A wide-ranging tax bill that passed the House of Representatives in a unanimous vote ran into obstacles at a Senate hearing Wednesday and isn’t likely to advance in the 2017 Legislature. “Anything still has a chance of moving,” said Sen. Clemente Sanchez, D-Grants, chairman of the Senate Corporations and Transportation Committee, after a four-hour hearing on House Bill 412, sponsored by Rio Rancho Republican Rep. Jason Harper. But during the hearing, lawmakers were more skeptical as they heard concerns from lobbyists for doctors, hospitals, broadcasters, nonprofit organizations, schools, farmers, the dairy industry, hospice nurses and nursing homes about how the tax changes would affect their operations. Related: NM’s revenue still hasn’t recovered to pre-recession levels
Harper was not surprised. “We’ve jokingly called this bill the lobbyist full-employment act.
An effort to eliminate hundreds of tax breaks for dozens of businesses and service providers while lowering the overall tax rate on sales is moving forward in the Legislature and may become part of a solution to fix New Mexico’s budget deficit for years to come. The measure, sponsored by Rep. Jason Harper, R-Rio Rancho, passed the House of Representatives late Wednesday with no dissenting votes. The initiative had been broadly scaled back from what Harper first proposed with the introduction of House Bill 412, which now has a prime focus on reforming the state’s cumbersome gross receipts tax law. Initial measures to extend that tax to food, as well as changes to income tax rates and how property is valued, were removed from the bill in what House Speaker Brian Egolf called “the largest substitution in the history of the House floor.” Harper accepted the amendments from Rep. Carl Trujillo, D- Santa Fe, as the only realistic way his reforms would move forward.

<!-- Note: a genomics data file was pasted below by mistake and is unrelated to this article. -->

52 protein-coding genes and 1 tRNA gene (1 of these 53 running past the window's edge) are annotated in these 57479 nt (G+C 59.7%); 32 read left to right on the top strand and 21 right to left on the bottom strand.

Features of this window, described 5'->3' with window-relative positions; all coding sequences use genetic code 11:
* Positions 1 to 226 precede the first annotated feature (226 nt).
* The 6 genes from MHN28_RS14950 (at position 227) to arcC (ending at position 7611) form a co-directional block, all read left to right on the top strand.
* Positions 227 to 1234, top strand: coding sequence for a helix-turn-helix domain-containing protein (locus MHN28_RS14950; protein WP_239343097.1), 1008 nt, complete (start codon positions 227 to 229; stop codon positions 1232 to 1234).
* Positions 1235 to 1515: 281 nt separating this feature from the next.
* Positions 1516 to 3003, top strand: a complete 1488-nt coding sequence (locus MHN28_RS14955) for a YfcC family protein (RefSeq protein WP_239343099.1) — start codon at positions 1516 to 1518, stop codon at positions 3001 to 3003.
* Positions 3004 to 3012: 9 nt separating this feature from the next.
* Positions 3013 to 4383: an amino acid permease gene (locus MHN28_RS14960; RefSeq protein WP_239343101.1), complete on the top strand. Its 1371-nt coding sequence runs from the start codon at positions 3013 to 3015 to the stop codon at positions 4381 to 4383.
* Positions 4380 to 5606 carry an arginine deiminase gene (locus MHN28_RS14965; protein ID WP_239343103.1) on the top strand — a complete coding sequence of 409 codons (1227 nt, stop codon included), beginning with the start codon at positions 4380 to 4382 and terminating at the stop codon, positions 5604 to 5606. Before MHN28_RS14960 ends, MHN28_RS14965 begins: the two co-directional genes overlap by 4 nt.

New Mexico has a unique opportunity today to accomplish two important goals for our state by simply raising taxes on cigarettes and other tobacco products. First, we can substantially strengthen our children’s classrooms, which have been hit with cuts worth tens of millions of dollars since 2008. Second, we can make sure that more than 11,000 additional kids never even become smokers, and more than 10,000 current adult smokers will quit, significantly lowering overall health costs. We cannot afford not to do it. My legislation, SB 231, would increase the tax on cigarettes by $1.50 per pack, with an equivalent increase in other tobacco products including e-cigarettes and chewing tobacco.